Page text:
ESA image showing Italian smog
An image from the European Space Agency, showing a spike in poor air quality over Northern Italy in February 2020

Instead, Wuhan is the place where COVID-19 first became an informational concept. It is this concept — and the related concepts that it has produced in a domino effect, such as testing, cause of death, social distancing, lockdowns — that are spreading from Wuhan: the place where the number of cases, and their severity, first became high enough to catch the attention of medical science. Much the same is then true of the second major cluster of infections, in Northern Italy. So what other factors might explain this?

One strong possibility is that both are places with notoriously poor air quality. Wuhan’s citizens protested about this in July 2019. Recent data released by the European Space Agency indicate clearly that not only is Northern Italy’s air quality the worst in Europe, it is the worst by a significant margin. See this image for instance, showing smog in February 2020. In addition, how Italy has tested its citizens is also markedly different from the regime followed in South Korea — still the nation to have conducted the most tests. There has been a concentration in Italy on testing those who are already sick, whereas the Koreans have tested more broadly. See this report from Switzerland which includes a link to the report of the Italian National Institute of Health.

Thus, there are many reasons and factors, beyond just the basic mortality rate, which explain why COVID-19 has become such a crisis in Italy — but to extrapolate these factors out into an assessment of the global impact, and base such restrictive policies on this extrapolation, is foolish. And fresh data are emerging all the time that suggest some well-publicised calculations of mortality rates are far too high. Up to date analysis of the Wuhan data by Mizumoto et al (preprint) suggest that though nearly 20% of Wuhan’s population may have been infected, they estimate the infection/fatality ratio as 0.12%: which is actually lower than for other existing coronaviruses (like the flu). And it is also clear that there a very significant proportion of those infected with COVID-19 show no symptoms of it. Some half to three-quarters of all cases may be asymptomatic, according to this report from Italian newspaper La Repubblica (in Italian).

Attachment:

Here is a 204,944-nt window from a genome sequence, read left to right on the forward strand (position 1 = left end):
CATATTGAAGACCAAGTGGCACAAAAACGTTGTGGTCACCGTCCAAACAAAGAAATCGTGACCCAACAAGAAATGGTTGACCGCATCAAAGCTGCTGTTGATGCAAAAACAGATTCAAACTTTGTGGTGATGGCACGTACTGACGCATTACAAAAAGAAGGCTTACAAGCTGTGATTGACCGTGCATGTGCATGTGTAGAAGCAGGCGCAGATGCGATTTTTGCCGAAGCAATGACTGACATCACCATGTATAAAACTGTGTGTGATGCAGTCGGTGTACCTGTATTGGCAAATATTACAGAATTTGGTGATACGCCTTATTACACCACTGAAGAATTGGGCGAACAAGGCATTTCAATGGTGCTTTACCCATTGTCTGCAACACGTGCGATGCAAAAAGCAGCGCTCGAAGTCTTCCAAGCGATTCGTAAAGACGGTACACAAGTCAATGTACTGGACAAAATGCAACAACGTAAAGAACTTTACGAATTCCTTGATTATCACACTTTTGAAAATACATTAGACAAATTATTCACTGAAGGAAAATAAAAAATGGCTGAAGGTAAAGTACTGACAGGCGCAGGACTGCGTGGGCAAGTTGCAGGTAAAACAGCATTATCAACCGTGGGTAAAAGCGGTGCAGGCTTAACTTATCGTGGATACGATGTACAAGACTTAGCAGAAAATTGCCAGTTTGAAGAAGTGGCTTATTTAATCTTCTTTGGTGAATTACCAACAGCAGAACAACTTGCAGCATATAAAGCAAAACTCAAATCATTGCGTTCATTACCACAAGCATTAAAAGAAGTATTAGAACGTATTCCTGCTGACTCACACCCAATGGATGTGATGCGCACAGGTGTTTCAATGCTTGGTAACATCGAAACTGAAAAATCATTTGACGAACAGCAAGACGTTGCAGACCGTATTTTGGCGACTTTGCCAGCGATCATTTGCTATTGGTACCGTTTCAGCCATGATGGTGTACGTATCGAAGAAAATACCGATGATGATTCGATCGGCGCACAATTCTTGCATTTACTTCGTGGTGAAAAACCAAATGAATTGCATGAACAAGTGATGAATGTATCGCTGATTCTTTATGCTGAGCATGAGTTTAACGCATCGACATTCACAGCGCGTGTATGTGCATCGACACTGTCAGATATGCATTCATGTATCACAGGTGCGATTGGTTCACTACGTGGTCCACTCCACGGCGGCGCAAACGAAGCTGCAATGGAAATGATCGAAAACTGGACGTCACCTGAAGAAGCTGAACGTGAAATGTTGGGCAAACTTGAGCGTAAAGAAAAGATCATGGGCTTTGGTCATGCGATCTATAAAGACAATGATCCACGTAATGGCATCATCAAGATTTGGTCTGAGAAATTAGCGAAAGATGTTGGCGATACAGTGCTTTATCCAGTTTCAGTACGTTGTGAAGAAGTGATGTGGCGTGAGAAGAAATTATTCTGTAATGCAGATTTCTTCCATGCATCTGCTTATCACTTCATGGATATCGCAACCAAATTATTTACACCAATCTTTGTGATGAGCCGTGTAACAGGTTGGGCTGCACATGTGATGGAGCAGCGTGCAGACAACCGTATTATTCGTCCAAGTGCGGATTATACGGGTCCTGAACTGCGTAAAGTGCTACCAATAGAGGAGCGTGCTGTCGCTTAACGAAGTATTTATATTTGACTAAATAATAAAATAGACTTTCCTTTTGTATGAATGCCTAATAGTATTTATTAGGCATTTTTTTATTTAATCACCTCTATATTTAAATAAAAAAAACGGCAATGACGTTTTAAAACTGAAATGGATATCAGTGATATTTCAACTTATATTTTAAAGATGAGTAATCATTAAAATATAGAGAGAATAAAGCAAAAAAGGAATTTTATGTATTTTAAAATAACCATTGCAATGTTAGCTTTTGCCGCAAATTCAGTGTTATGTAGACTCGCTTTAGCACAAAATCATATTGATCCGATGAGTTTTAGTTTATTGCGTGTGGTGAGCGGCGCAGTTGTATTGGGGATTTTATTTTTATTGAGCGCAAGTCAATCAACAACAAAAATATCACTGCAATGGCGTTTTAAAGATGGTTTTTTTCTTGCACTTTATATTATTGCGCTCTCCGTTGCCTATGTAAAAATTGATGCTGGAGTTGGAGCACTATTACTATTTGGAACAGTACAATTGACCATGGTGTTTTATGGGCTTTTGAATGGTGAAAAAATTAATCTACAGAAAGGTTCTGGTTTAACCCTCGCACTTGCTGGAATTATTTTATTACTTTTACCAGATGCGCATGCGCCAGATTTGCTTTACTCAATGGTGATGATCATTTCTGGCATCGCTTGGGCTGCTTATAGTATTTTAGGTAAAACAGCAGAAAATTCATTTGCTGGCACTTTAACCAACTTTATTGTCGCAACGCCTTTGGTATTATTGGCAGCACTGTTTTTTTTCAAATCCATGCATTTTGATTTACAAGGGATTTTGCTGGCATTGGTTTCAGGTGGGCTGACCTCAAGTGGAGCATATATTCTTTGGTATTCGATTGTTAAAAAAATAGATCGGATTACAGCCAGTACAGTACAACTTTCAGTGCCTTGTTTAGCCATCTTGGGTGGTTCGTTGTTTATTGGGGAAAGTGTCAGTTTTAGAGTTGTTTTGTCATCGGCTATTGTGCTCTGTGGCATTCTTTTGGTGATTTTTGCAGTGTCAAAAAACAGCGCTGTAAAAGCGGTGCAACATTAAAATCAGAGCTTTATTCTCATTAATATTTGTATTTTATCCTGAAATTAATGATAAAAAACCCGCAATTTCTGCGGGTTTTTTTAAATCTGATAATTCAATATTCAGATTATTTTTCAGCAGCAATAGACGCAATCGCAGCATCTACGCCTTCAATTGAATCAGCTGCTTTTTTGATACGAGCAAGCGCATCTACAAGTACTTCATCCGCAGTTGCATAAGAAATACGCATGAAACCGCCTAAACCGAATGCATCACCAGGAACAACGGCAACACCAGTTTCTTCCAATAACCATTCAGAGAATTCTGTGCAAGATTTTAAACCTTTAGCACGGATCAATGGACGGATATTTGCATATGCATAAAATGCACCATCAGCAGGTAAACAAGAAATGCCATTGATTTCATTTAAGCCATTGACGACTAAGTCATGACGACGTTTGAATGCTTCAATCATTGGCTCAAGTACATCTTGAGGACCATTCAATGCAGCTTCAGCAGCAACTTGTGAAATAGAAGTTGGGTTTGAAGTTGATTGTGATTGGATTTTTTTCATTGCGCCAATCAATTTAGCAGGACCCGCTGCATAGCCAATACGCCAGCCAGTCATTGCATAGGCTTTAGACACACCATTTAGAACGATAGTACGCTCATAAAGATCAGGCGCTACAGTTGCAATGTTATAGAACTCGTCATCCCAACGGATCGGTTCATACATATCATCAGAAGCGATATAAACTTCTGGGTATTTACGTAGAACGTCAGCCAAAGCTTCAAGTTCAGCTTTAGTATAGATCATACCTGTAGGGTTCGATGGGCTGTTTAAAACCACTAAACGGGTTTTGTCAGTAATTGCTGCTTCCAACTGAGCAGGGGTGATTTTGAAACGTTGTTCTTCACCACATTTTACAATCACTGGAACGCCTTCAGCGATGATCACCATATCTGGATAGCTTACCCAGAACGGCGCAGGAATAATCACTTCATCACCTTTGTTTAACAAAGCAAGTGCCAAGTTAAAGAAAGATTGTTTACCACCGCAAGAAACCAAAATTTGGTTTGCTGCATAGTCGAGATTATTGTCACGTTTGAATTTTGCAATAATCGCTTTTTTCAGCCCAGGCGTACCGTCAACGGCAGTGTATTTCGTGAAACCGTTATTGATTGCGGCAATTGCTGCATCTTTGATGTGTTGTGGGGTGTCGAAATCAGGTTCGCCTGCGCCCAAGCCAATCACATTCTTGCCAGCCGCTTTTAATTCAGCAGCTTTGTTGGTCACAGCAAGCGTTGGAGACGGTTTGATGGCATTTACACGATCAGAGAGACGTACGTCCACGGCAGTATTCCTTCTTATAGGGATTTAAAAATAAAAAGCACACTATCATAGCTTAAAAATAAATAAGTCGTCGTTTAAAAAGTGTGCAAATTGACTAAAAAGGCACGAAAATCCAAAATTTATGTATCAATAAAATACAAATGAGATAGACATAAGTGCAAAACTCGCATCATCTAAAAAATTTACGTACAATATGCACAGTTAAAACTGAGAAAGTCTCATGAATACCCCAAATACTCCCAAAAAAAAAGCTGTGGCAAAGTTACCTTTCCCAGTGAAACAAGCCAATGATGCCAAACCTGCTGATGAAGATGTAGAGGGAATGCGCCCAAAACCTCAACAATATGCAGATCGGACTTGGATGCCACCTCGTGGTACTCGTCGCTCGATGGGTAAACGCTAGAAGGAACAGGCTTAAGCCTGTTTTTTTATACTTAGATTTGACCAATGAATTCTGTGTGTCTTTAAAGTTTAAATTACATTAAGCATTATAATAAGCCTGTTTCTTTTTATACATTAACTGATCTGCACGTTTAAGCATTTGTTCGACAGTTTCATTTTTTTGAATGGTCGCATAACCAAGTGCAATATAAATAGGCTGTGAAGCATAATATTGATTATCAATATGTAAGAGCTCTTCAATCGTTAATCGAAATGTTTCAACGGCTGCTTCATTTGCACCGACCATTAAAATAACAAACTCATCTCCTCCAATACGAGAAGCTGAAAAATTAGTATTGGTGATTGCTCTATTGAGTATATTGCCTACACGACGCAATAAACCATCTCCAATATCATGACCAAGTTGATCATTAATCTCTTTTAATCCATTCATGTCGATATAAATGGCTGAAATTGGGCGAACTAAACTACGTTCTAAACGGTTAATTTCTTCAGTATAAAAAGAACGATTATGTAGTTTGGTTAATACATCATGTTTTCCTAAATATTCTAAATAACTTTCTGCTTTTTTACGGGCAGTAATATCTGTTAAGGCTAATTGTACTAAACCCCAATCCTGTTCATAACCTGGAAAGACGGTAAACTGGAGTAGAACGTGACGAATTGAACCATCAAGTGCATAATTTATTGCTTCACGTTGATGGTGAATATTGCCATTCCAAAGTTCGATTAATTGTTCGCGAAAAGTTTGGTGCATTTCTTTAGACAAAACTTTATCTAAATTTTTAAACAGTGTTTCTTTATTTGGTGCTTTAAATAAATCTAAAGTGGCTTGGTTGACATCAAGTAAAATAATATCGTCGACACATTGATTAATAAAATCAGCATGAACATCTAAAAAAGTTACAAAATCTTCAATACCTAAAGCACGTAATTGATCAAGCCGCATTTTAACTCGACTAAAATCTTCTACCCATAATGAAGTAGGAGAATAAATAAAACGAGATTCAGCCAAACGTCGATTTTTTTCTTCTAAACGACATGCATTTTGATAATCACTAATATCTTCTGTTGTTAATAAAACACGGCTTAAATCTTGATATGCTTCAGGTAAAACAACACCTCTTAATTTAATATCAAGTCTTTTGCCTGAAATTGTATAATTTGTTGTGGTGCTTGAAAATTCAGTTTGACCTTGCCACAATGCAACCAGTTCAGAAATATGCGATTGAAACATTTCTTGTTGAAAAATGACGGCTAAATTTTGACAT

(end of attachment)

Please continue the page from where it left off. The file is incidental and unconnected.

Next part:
Due to all of these things, it is extremely likely that — as might have happened to me and my acquaintances, and will have been happening, across the world, for some time — many of us may have already been infected by COVID-19 and either not known this at all due to lack of symptoms, or (prior to about February, anyway) mistaken it for the seasonal flu or some other virus. Illnesses and even deaths will have been attributed to other causes. And the informational concept that is ’cause of death’ still remains largely unclear and is very unreliable data. If someone has cancer or some other serious condition, contracts COVID-19, and dies — what did they die of? The UK government’s chief health adviser, Sir Patrick Vallance, admitted that his figure of “half a million” deaths due to COVID-19 should not be seen as meaning these would be in excess to normal mortality rates. In the UK, some 600,000 people die annually, and as stated on Thursday 19th March:

The coronavirus deaths will not be on top of this. Many would be within this “normal” number of expected deaths. In short, they would have died anyway. It was a point conceded by Sir Patrick at a press conference on Thursday (19th March) when he said there would be “some overlap” between coronavirus deaths and expected deaths – he just did not know how much of an overlap.